Preserving enmity with Tehran is also a prerequisite for a domestic ideological shift that the crown prince initiated in 2015 with the blessings of his father, King Salman. The Saudis, under King Salman, began replacing the old ideological glue of Wahhabism with a populist, militarized Saudi nationalism, which feeds off the threat of an expansionist Iran and its aggressive Shiite nationalism.

Rivalry with Iran strengthens Saudi national solidarity. Saudis see the brutal war in Yemen, where the Houthi rebels are supported by Iran, as a necessary response in a battle for survival for the Saudi nation and the hegemony of Arabness over Persianisation.

Saudi Arabia’s economic supremacy still depends on the Kingdom maintaining its hegemonic share in the oil market and boosting its position as a global investment destination in the region. Saudi leadership also sees Iran, an oil-producing neighbour, through the lens of competition.

The Kingdom seeks the shrinking, even the collapse, of the Iranian economy under sanctions. It will never allow any efforts at regional economic integration, which could lead to Iranian human resources and products being readily available in the Gulf region.

Prince Mohammed’s Vision 2030 — an ambitious transformation plan to wean his country off its dependence on oil — and other economic development plans exclude Iran while the Kingdom seeks greater regional integration with the United Arab Emirates, Jordan, Egypt and possibly Israel.

The rivalry with Iran is also connected to Saudi Arabia’s relations with the United States. Any rapprochement between the United States and Iran — such as the nuclear agreement under President Obama — is viewed with intense suspicion and fear as it threatens the Saudi position as the leading American client in the region.

During the Cold War, Saudi Arabia and Iran worked together with the United States against the Soviet Union. They accepted a division of labor: Iran provided military capabilities; Saudi Arabia provided theological ammunition and funding against the Soviet Union.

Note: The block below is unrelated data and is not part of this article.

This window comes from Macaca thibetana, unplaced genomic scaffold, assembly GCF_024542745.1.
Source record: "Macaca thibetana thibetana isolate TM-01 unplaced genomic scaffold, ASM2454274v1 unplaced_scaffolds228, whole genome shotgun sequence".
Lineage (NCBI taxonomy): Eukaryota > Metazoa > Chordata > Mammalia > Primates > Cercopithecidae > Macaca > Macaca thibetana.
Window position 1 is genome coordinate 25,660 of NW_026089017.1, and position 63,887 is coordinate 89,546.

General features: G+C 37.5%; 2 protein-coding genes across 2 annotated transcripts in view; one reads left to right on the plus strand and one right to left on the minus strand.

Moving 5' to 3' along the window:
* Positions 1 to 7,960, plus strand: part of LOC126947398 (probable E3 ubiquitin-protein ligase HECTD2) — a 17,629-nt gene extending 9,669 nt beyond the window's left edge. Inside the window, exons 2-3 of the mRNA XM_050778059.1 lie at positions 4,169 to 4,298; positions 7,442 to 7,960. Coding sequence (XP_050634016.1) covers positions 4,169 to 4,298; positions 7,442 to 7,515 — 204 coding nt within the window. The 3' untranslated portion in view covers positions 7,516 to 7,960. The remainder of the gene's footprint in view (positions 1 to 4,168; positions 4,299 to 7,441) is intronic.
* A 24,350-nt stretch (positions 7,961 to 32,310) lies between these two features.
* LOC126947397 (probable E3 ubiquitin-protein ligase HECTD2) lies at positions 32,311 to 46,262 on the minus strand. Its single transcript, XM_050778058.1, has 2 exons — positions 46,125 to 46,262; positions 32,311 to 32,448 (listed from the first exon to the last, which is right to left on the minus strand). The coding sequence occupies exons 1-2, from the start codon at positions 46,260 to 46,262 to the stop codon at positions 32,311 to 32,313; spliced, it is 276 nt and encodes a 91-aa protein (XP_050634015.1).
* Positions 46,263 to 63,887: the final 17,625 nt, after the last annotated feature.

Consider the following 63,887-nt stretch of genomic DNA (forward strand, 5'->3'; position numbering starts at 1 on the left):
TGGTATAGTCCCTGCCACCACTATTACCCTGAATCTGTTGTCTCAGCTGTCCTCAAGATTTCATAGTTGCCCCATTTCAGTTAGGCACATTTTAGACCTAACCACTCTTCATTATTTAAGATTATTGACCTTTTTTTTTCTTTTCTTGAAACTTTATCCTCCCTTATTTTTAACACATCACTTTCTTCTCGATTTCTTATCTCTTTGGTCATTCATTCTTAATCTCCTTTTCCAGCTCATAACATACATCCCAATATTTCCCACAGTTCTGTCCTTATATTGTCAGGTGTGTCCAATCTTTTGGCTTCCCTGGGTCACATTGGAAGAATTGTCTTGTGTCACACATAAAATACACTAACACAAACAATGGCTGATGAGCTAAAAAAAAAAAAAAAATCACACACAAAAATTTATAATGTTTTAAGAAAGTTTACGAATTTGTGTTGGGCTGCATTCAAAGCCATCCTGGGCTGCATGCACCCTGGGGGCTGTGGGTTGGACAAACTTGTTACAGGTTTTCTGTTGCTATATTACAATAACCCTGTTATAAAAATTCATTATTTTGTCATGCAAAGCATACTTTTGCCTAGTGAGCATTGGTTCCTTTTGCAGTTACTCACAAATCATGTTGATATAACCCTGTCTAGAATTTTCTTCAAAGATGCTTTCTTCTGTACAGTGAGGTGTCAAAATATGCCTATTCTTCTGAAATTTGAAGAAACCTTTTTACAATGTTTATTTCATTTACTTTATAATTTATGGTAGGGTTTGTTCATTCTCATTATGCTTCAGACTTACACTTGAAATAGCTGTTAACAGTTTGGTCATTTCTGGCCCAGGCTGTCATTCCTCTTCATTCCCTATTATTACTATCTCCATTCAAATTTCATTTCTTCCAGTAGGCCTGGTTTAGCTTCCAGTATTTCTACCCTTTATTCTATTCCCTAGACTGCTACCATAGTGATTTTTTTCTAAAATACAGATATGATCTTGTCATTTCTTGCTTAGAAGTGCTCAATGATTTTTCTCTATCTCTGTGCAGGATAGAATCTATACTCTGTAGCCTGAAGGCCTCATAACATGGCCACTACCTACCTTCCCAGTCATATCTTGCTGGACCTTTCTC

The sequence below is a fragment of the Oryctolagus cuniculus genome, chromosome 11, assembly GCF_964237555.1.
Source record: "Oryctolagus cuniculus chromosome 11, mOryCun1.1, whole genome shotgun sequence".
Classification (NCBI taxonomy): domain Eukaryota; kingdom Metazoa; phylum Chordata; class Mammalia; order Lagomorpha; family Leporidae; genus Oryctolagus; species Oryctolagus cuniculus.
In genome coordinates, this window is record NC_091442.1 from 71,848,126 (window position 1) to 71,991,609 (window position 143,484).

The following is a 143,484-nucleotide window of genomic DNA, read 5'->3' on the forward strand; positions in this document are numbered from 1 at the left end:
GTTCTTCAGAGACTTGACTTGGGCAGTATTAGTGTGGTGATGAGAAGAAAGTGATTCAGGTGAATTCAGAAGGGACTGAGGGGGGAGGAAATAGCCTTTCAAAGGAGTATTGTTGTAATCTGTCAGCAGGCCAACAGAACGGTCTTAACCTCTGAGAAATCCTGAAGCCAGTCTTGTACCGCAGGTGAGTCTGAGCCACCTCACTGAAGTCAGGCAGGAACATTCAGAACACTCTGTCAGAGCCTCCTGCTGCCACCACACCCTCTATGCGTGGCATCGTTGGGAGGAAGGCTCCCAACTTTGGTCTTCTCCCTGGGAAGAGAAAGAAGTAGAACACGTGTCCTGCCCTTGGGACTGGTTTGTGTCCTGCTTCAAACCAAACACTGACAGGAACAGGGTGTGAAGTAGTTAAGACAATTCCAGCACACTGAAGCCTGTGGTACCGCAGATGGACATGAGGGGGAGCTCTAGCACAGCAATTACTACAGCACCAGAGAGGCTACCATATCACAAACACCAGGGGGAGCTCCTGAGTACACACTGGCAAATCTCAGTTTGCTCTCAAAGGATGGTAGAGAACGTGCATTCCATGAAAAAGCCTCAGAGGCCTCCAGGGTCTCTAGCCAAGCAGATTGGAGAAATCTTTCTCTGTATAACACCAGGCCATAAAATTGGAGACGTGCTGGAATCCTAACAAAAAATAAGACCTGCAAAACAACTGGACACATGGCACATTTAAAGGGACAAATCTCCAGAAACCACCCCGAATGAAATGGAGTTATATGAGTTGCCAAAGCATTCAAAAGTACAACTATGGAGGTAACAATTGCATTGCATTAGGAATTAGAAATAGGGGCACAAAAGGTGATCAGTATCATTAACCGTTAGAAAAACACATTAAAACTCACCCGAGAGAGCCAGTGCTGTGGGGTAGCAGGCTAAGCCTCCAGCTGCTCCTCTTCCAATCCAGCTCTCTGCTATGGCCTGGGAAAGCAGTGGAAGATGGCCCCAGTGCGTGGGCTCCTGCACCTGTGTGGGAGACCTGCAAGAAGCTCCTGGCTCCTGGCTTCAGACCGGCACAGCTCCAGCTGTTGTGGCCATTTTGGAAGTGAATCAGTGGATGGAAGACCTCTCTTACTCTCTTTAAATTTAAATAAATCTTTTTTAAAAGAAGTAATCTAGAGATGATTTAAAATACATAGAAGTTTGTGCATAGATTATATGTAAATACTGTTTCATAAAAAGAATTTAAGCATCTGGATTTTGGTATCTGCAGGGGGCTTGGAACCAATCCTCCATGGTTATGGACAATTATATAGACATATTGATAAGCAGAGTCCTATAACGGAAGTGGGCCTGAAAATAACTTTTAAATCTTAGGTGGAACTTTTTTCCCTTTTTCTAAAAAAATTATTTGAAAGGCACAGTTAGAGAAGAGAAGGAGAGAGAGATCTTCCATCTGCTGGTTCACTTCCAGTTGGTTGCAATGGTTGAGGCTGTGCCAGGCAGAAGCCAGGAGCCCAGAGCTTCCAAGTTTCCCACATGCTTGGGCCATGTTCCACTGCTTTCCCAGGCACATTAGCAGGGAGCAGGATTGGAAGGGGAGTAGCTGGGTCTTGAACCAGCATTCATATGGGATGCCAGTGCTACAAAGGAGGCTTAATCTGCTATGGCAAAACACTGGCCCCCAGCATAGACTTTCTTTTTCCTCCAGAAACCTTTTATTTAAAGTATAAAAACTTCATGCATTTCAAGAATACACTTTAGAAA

The Kingdom has, since, sought to strengthen its military capabilities and present itself as the sole loyal regional force, willing to pursue policies and strategies favorable to American interests. Its worst nightmare is the fear of American abandonment for a new regional partner.

Prince Mohamed stepped up his demonization of Iran during his several visits to the United States. He blamed Iran for radicalization in Saudi Arabia, global terrorism and the rise of the Islamic State in Iraq and Syria, where Iranian influence and Shia ascendance led to marginalizing the Sunni population. He has held Iran responsible for creating violent sectarian militias that terrorize Sunni populations in Iraq and Syria and referred to Iran’s supreme leader, Ayatollah Ali Khamenei, as the new Hitler.

For domestic reasons, Saudi Arabia is fundamentally trying to mitigate the possibility of the reintegration of Iran in the global community. The conflict between the two countries will dissipate only if the domestic uncertainties subside or fade away.

Another world might be possible when the Kingdom feels internally secure and moves toward a representative government that solves domestic problems by consensus rather than blaming external enemies for its shortcomings.

Madawi al-Rasheed, a visiting professor at London School of Economics, is the editor of “Salman’s Legacy: The Dilemmas of a New Era in Saudi Arabia.”